The Republic Of Cuba

: Japanese Fairy Tales

A nation may in a day overthrow a dynasty which has ruled for centuries,

it may in a few years completely revolutionize its system of government

and methods of trading, but its ancient code of marriage will live on

unchanged for ages.

It is a noteworthy fact that the law of Rome concerning marriage survived

the Roman Empire by a thousand years, and even to-day it is the foundation

of the law on that subje
t in all of the Continental countries of Europe

and of the entire Western Hemisphere, with the exception of the United

States of America and Canada.

In the Civil Code of Cuba we can see not only its recent origin from the

Spanish Code, but traces of the Law of the Twelve Tables and the

Institutes of Justinian.

Cuba is to-day a Republic composed of six Provinces. The seat of

government is located at Havana, where sit the Senate and House of

Representatives, which constitute the national legislature.

The Civil Code is the Codigo Civil of Spain, with such changes and

modifications as have become effective since Spain lost its sovereignty

over Cuba.

The statement of Cuban law which follows is, therefore, predicated upon

the Codigo Civil, which by royal decree of May 11, 1888, was extended to

the islands of Cuba, Porto Rico and the Philippines, upon proclamations

and orders issued during the recent American military occupation and on

the interpretation and construction of the positive law by Cuban courts

and jurists.

MARRIAGE.--The law considers marriage as a civil contract, which may be

concluded by either a civil (matrimonio civil) or a religious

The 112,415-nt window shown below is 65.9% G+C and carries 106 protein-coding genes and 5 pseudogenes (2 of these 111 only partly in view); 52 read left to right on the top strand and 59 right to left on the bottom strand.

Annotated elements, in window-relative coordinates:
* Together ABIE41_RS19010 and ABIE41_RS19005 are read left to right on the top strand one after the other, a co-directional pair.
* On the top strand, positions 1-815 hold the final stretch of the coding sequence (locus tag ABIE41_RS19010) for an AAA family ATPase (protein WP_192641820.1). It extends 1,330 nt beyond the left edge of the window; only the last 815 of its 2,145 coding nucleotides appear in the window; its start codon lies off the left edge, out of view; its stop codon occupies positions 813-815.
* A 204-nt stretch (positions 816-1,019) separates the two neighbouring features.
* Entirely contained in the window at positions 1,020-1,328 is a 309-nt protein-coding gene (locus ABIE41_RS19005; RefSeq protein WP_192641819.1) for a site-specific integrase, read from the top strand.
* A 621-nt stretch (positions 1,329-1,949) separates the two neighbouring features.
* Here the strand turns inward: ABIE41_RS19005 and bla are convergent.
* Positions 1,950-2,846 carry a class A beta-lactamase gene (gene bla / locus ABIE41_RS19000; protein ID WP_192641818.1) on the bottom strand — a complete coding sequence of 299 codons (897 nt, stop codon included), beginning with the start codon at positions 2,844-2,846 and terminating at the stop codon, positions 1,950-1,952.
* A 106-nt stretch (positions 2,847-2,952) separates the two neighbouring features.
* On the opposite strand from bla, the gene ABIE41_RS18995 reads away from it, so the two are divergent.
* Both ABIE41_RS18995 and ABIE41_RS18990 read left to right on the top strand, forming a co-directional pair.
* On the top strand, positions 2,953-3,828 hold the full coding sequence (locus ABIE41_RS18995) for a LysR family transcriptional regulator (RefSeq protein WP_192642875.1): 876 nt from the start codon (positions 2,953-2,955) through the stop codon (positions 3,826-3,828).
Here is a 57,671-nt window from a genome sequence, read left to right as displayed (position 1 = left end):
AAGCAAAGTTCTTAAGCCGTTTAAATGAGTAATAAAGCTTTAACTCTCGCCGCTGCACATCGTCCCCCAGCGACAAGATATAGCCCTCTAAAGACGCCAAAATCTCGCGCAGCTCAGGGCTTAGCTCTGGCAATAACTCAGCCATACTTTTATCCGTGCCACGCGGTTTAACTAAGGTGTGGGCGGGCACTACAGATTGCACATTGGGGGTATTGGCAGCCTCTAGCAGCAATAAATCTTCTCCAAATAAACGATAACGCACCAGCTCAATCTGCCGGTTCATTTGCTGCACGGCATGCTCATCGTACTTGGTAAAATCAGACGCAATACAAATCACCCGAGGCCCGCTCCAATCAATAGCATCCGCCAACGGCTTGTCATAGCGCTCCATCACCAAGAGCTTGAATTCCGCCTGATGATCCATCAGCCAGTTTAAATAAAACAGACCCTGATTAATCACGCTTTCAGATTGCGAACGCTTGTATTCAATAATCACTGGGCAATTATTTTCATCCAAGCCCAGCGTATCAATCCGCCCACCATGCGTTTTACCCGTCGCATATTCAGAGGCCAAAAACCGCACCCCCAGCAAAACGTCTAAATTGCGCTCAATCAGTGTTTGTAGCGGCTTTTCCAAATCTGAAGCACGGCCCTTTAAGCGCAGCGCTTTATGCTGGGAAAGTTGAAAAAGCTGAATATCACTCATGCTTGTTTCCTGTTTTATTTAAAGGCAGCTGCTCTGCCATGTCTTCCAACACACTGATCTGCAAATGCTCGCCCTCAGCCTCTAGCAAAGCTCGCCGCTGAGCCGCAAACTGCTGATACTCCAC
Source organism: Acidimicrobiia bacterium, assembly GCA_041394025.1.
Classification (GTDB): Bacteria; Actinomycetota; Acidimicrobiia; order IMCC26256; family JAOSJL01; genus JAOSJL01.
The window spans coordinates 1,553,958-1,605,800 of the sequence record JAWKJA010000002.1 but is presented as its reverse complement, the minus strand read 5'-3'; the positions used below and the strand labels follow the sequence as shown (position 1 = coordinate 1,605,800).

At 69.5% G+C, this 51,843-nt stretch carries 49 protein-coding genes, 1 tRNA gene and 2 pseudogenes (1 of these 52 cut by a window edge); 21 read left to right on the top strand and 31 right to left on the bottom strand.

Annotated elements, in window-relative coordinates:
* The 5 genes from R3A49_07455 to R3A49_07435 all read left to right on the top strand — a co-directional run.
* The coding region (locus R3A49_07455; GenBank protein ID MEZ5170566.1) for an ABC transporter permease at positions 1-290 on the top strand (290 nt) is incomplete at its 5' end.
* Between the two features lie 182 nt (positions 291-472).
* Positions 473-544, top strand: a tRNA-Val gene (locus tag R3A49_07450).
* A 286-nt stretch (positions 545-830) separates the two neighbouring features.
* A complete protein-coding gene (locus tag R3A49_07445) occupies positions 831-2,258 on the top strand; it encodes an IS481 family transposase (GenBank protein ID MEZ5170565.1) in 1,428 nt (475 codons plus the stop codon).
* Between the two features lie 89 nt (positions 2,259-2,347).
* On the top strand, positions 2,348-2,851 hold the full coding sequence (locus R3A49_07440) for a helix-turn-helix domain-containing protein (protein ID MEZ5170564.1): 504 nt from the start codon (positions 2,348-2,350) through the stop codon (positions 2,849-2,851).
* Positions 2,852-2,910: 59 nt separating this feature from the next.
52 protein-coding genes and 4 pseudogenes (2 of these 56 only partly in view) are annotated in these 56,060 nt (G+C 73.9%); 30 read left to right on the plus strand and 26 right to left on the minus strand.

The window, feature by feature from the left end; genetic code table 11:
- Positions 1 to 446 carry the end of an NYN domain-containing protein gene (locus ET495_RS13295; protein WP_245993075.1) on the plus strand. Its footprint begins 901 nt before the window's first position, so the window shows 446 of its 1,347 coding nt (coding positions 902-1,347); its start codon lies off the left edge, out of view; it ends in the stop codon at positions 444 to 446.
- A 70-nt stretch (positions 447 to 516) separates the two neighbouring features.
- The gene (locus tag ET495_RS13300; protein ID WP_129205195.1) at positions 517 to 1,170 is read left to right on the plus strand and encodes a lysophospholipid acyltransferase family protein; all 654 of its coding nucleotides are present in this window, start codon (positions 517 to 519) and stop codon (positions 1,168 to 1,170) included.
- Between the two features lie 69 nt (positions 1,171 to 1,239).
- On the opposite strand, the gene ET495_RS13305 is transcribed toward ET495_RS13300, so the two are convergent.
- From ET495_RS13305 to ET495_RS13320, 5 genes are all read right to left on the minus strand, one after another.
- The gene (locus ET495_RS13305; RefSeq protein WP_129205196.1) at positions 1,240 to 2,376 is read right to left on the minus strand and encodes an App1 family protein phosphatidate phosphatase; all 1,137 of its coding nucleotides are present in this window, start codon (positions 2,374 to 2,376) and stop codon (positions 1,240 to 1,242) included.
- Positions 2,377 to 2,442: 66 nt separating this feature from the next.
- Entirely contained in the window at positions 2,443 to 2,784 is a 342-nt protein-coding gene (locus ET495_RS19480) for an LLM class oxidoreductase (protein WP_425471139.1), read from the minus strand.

(matrimonio religioso) celebration.

A male cannot marry until he has completed his fourteenth year of age; a

female until she has completed her twelfth year.

Marriages contracted by minors under the legal age become, however, ipso

facto legal if a day after having arrived at the legal age the parties

continue to live together without bringing suit to annul the marriage, or

if the female becomes pregnant before the legal age or before the

institution of a suit for annulment.

Only such persons as are in the full enjoyment of their reason can

contract marriage.

Marriage is forbidden to all persons who suffer from absolute or relative

physical impotency for the purposes of procreation.

Persons ordained in sacris and those professed in an approved canonical

order, who are bound by a solemn pledge of chastity, cannot lawfully

conclude marriage until they have obtained the proper canonical


Those who are already bound in marriage cannot contract a new marriage.

Persons who are twenty-three years of age or upwards may conclude

marriage, if otherwise of legal capacity, without parental consent or